Printmakers of Chases Garage
Showing January 5 – April 29, 2018
Opening Reception - Wednesday, January 17th - 5:30-7:00pm
“Printmakers of Chases Garage” is a beautiful exhibit of works by five local artists in the Morgan Gallery at the Kittery Community Center. This exhibit will be shown January 5th through April 29th. The public is invited to an Opening Reception with refreshments on Wednesday, January 17th at 5:30pm. Come hear the artists talk about their works and their process.
This exhibit showcases the works of Zachary Bennett, Lyell Castonguay, Dylan Haigh, Ned Roche, and Anne Scheer. Each artist will have multiple pieces on display. These artists are all printmakers from Chases Garage in York Beach, Maine. Chases Garage houses a gallery, ceramics and printmaking workshops, and nine studio spaces within a 100 year old auto garage at Short Sands Beach.
Zachary Bennett is an artist living and working in the Seacoast area. Mostly using abstract techniques, he works in a variety of media including drawing, painting, oil pastels, ceramics, and photography. He is infinitely fascinated with the world and others around him. He watches the way in which each personality comes to develop their judgments of the world and how it affects the general role they play while interacting with others. “I reflect on where my mind lies, along with watching the interactions between myself and others to assess why I confront situations the way I do and where many of my core personality traits come from,” says Bennett. “Over time, this helps me notice when my perception of the world serves my everyday life, and when it can hinder it. I find great comfort in dissecting the workings of one’s brain and emotions.” More info and works can be found at https://zacharybennett.studio/.
Lyell Castonguay is a printmaker creating narrative woodcuts that incorporate transparent colors and complex, hand carved patterning. His current body of work depicts the familiar imagery of birds in portraiture and masses, but they are distorted into allegorical beasts. “As a pet owner and birder, I observe distinct personalities in my avian subjects. It is because they are such complex creatures that I choose to anthropomorphize them.” Castonguay continues, “The color and patterning of their plumage combined with their transient way of life inspires me to illustrate their forms in both figurative and abstract compositions.” Castonguay teaches woodcut at print studios throughout New England and is the director of BIG INK, a collaborative project that encourages other artists to practice large woodcut. His portfolio can be found at www.lyellcastonguay.com.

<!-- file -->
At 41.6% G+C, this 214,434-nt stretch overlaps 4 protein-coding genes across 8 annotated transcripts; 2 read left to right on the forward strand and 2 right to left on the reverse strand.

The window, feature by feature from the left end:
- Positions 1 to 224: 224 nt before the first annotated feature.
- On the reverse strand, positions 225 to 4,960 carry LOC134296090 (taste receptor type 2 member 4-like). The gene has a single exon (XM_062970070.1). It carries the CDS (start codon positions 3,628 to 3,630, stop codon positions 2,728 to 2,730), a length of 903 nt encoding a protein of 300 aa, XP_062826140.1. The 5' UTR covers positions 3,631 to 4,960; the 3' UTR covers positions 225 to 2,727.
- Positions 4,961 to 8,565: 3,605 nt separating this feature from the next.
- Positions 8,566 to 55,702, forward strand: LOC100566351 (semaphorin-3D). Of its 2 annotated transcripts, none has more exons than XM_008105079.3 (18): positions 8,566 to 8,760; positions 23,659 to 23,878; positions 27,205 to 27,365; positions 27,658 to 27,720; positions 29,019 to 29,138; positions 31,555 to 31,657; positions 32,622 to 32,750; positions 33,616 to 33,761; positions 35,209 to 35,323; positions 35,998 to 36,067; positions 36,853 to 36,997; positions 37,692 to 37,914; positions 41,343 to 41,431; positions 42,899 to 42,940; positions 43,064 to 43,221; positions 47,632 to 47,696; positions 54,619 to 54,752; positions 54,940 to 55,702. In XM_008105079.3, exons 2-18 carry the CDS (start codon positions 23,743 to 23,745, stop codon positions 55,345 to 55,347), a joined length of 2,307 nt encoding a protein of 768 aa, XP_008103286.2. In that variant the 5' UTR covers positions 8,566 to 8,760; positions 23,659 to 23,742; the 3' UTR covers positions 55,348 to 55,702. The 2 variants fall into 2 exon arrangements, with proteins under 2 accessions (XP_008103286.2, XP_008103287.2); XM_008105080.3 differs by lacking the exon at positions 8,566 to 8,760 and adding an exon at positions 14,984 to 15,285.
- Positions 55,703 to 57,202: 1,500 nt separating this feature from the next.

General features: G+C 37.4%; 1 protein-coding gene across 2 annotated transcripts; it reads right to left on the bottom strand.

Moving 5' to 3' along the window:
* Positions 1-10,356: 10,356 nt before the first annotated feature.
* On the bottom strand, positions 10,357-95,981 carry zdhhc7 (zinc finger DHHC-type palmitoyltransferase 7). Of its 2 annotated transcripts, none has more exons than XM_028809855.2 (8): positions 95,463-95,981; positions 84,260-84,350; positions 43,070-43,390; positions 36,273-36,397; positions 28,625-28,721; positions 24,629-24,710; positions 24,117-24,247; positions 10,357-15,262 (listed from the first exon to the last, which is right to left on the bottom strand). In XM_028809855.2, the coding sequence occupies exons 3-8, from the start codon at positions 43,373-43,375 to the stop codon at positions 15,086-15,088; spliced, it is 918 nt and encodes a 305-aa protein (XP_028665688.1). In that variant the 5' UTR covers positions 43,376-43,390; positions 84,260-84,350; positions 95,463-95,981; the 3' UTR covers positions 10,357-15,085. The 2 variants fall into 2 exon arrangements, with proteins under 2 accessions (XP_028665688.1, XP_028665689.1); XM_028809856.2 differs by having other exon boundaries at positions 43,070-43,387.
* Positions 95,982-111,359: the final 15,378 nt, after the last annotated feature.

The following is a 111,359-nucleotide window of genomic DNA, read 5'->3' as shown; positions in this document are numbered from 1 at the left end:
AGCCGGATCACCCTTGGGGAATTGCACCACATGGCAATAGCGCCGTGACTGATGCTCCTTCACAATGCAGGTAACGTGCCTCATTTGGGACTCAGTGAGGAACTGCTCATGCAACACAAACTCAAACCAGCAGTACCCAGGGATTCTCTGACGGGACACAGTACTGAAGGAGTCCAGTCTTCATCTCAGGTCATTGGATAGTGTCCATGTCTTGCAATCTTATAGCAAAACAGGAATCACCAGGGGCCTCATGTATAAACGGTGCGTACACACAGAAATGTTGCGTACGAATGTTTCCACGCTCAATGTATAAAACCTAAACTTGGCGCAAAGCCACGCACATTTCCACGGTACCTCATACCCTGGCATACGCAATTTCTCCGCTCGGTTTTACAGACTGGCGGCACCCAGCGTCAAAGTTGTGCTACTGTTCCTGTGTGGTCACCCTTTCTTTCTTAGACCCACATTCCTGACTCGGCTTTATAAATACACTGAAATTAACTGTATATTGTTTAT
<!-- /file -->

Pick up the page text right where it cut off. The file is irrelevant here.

Dylan Haigh was born and raised in Newmarket, NH, and after moving around from Boston to New York to North Carolina, finally returned to the Seacoast and opened a design studio in Portsmouth. His silkscreen work celebrates shape, color and basic special relationships. “I couldn’t afford to go to art school and now, in my early 30’s, I’m teaching myself how to make art and photos on my own,” states Haigh. “I believe that every piece is an education in itself, and my greatest passion is making. More, better, and everyday.” More info on his works at www.dylanhaigh.com.
Ned Roche is co-owner of Chases Garage Artist Studios and Gallery. “I sometimes fold ‘Things’ out of clay,” he says. Taking on the forms of buffalo, anteaters, bears, pigs, squirrels, foxes, hippos and the creatures from our dreams, Roche’s amorphous “Things” appear to walk right out of folded slabs of clay. This series of silkscreens are investigations of Roche’s ceramic sculpture through printmaking. You can view one of Ned’s silkscreens at www.chasesgarage.com/store/thing-with-neck-screen-print.
Anne Scheer creates water-based gelatin acrylic monoprints that are abstract nearscapes of closely observed environmental change. Her studio is within one hundred yards of the Atlantic ocean and it is in that ocean that she finds her inspiration. “Walking the Maine shore, it is difficult not to see close up the complexity and turbulence in the intertidal zone – the area between the low and high tide marks.” She adds, “Requiring flexibility, adaptation and luck, lifeforms here deal with sweeping wave action, and desiccating low tides in the space of hours. It is a microcosm, a metaphor for the earth’s starting climatic change happening in our lifetime.” Scheer’s works and other information can be found at www.annescheerstudio.com.
The Morgan Gallery, at the Kittery Community Center, is made possible through a generous donation by the Morgan Family of Kittery, ME. The gallery space is prominently located by the STAR THEATRE and provides a new venue for showcasing works by visual artists. The KCC Visual Arts Committee is responsible for curating the programming and schedules an ongoing series of art exhibits to showcase visual artists. Professional artists are encouraged to submit works for review for future exhibits. All works are reviewed and juried by a sub-committee of the Arts and Culture committee.
This gallery is free and open to the public during KCC business hours and also open during performances in the STAR Theatre. The Morgan Gallery is located in the Kittery Community Center at 120 Rogers Road in Kittery, Maine. For more information on the gallery and hours, please visit www.kitterycommunitycenter.org or call 207-439-3800.
Traip Academy Student Exhibit - May 2018
JoAnn Portalupi & Shawn Pelech - June-September 2018
Morgan Gallery Hours:
Gallery is also open during STAR Theatre performances that take place after hours.
Deck The Walls
Adorning the first floor hallway walls are pieces of local artwork in a more casual setting than the Morgan Gallery. This informal showing area will feature children's artwork, as well as other local artists' pieces. These pieces are constantly changing throughout the year.
Winter/Spring 2018: Mitchell School K-3rd Grade